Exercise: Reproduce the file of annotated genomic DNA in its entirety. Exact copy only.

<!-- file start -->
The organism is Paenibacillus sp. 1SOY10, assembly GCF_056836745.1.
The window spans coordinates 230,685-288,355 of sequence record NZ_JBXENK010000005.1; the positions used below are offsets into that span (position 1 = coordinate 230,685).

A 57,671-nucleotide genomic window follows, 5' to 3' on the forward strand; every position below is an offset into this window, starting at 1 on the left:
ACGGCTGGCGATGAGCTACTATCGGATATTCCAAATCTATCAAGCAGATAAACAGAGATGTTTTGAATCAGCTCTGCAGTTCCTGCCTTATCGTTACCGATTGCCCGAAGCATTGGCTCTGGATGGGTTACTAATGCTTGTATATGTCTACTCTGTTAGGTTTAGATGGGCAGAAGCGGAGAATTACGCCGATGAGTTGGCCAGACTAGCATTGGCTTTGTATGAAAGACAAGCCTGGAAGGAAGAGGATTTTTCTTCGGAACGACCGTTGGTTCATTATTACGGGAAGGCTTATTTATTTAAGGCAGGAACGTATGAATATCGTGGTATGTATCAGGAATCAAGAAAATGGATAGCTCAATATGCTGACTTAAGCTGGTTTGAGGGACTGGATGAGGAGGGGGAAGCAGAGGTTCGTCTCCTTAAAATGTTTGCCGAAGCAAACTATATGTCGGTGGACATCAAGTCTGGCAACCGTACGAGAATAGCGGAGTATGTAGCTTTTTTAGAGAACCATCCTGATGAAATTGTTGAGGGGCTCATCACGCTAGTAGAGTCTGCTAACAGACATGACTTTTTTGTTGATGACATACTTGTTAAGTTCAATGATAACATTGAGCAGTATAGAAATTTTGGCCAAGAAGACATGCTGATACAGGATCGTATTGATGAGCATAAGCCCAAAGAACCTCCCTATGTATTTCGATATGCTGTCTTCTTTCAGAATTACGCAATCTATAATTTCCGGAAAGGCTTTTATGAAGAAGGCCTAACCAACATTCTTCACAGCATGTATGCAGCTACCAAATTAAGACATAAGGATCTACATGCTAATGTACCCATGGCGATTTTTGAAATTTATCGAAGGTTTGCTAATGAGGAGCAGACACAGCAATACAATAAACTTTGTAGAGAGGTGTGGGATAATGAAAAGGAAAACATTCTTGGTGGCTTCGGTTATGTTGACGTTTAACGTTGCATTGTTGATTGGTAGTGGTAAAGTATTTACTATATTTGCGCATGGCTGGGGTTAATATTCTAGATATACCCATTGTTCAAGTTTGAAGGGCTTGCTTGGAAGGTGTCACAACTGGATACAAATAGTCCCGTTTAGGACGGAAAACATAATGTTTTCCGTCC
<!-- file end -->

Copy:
The organism is Paenibacillus sp. 1SOY10, assembly GCF_056836745.1.
The window spans coordinates 230,685-288,355 of sequence record NZ_JBXENK010000005.1; the positions used below are offsets into that span (position 1 = coordinate 230,685).

A 57,671-nucleotide genomic window follows, 5' to 3' on the forward strand; every position below is an offset into this window, starting at 1 on the left:
ACGGCTGGCGATGAGCTACTATCGGATATTCCAAATCTATCAAGCAGATAAACAGAGATGTTTTGAATCAGCTCTGCAGTTCCTGCCTTATCGTTACCGATTGCCCGAAGCATTGGCTCTGGATGGGTTACTAATGCTTGTATATGTCTACTCTGTTAGGTTTAGATGGGCAGAAGCGGAGAATTACGCCGATGAGTTGGCCAGACTAGCATTGGCTTTGTATGAAAGACAAGCCTGGAAGGAAGAGGATTTTTCTTCGGAACGACCGTTGGTTCATTATTACGGGAAGGCTTATTTATTTAAGGCAGGAACGTATGAATATCGTGGTATGTATCAGGAATCAAGAAAATGGATAGCTCAATATGCTGACTTAAGCTGGTTTGAGGGACTGGATGAGGAGGGGGAAGCAGAGGTTCGTCTCCTTAAAATGTTTGCCGAAGCAAACTATATGTCGGTGGACATCAAGTCTGGCAACCGTACGAGAATAGCGGAGTATGTAGCTTTTTTAGAGAACCATCCTGATGAAATTGTTGAGGGGCTCATCACGCTAGTAGAGTCTGCTAACAGACATGACTTTTTTGTTGATGACATACTTGTTAAGTTCAATGATAACATTGAGCAGTATAGAAATTTTGGCCAAGAAGACATGCTGATACAGGATCGTATTGATGAGCATAAGCCCAAAGAACCTCCCTATGTATTTCGATATGCTGTCTTCTTTCAGAATTACGCAATCTATAATTTCCGGAAAGGCTTTTATGAAGAAGGCCTAACCAACATTCTTCACAGCATGTATGCAGCTACCAAATTAAGACATAAGGATCTACATGCTAATGTACCCATGGCGATTTTTGAAATTTATCGAAGGTTTGCTAATGAGGAGCAGACACAGCAATACAATAAACTTTGTAGAGAGGTGTGGGATAATGAAAAGGAAAACATTCTTGGTGGCTTCGGTTATGTTGACGTTTAACGTTGCATTGTTGATTGGTAGTGGTAAAGTATTTACTATATTTGCGCATGGCTGGGGTTAATATTCTAGATATACCCATTGTTCAAGTTTGAAGGGCTTGCTTGGAAGGTGTCACAACTGGATACAAATAGTCCCGTTTAGGACGGAAAACATAATGTTTTCCGTCC